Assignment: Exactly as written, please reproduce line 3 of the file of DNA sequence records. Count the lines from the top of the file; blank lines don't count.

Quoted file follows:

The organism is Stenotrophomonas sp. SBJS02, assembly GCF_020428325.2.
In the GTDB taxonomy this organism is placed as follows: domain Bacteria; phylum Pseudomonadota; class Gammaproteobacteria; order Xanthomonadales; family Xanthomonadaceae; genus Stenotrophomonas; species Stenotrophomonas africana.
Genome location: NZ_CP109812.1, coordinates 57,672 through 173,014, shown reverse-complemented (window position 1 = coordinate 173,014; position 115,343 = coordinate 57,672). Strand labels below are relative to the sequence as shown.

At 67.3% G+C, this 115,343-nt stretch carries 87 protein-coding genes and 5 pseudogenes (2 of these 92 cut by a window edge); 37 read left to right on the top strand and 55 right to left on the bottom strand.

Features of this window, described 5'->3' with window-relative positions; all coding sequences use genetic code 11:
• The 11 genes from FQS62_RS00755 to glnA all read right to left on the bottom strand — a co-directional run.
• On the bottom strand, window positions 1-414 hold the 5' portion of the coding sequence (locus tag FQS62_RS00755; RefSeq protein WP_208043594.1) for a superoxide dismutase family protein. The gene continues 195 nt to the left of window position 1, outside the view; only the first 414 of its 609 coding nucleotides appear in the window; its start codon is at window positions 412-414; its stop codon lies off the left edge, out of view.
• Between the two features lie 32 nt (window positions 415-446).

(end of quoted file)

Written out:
Genome location: NZ_CP109812.1, coordinates 57,672 through 173,014, shown reverse-complemented (window position 1 = coordinate 173,014; position 115,343 = coordinate 57,672). Strand labels below are relative to the sequence as shown.